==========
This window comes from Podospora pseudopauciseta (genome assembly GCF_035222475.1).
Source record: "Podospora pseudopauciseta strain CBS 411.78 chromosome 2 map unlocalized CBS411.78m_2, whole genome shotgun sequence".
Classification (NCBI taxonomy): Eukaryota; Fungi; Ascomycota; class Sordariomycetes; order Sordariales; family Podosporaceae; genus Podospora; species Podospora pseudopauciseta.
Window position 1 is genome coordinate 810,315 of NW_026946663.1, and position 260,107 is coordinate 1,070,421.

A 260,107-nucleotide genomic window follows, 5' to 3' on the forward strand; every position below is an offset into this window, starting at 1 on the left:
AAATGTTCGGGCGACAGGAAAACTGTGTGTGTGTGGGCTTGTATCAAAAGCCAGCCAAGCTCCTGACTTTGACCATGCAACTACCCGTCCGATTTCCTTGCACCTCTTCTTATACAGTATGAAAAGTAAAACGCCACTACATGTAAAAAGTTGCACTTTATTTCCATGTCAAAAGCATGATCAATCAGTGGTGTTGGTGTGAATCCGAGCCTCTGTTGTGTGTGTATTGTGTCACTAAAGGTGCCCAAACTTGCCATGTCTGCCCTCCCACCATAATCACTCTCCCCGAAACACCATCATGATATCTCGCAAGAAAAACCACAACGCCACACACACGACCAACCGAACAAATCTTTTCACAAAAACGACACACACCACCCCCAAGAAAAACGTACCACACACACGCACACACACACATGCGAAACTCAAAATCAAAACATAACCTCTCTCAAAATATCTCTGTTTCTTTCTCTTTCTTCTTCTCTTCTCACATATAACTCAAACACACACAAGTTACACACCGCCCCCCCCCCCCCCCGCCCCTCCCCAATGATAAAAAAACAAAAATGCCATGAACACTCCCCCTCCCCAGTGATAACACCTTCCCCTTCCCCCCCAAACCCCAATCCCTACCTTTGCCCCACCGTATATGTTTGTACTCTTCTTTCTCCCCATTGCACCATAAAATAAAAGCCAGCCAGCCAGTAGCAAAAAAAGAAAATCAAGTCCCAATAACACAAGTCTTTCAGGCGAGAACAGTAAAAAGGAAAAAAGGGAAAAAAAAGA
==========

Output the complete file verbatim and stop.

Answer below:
This window comes from Podospora pseudopauciseta (genome assembly GCF_035222475.1).
Source record: "Podospora pseudopauciseta strain CBS 411.78 chromosome 2 map unlocalized CBS411.78m_2, whole genome shotgun sequence".
Classification (NCBI taxonomy): Eukaryota; Fungi; Ascomycota; class Sordariomycetes; order Sordariales; family Podosporaceae; genus Podospora; species Podospora pseudopauciseta.
Window position 1 is genome coordinate 810,315 of NW_026946663.1, and position 260,107 is coordinate 1,070,421.

A 260,107-nucleotide genomic window follows, 5' to 3' on the forward strand; every position below is an offset into this window, starting at 1 on the left:
AAATGTTCGGGCGACAGGAAAACTGTGTGTGTGTGGGCTTGTATCAAAAGCCAGCCAAGCTCCTGACTTTGACCATGCAACTACCCGTCCGATTTCCTTGCACCTCTTCTTATACAGTATGAAAAGTAAAACGCCACTACATGTAAAAAGTTGCACTTTATTTCCATGTCAAAAGCATGATCAATCAGTGGTGTTGGTGTGAATCCGAGCCTCTGTTGTGTGTGTATTGTGTCACTAAAGGTGCCCAAACTTGCCATGTCTGCCCTCCCACCATAATCACTCTCCCCGAAACACCATCATGATATCTCGCAAGAAAAACCACAACGCCACACACACGACCAACCGAACAAATCTTTTCACAAAAACGACACACACCACCCCCAAGAAAAACGTACCACACACACGCACACACACACATGCGAAACTCAAAATCAAAACATAACCTCTCTCAAAATATCTCTGTTTCTTTCTCTTTCTTCTTCTCTTCTCACATATAACTCAAACACACACAAGTTACACACCGCCCCCCCCCCCCCCCGCCCCTCCCCAATGATAAAAAAACAAAAATGCCATGAACACTCCCCCTCCCCAGTGATAACACCTTCCCCTTCCCCCCCAAACCCCAATCCCTACCTTTGCCCCACCGTATATGTTTGTACTCTTCTTTCTCCCCATTGCACCATAAAATAAAAGCCAGCCAGCCAGTAGCAAAAAAAGAAAATCAAGTCCCAATAACACAAGTCTTTCAGGCGAGAACAGTAAAAAGGAAAAAAGGGAAAAAAAAGA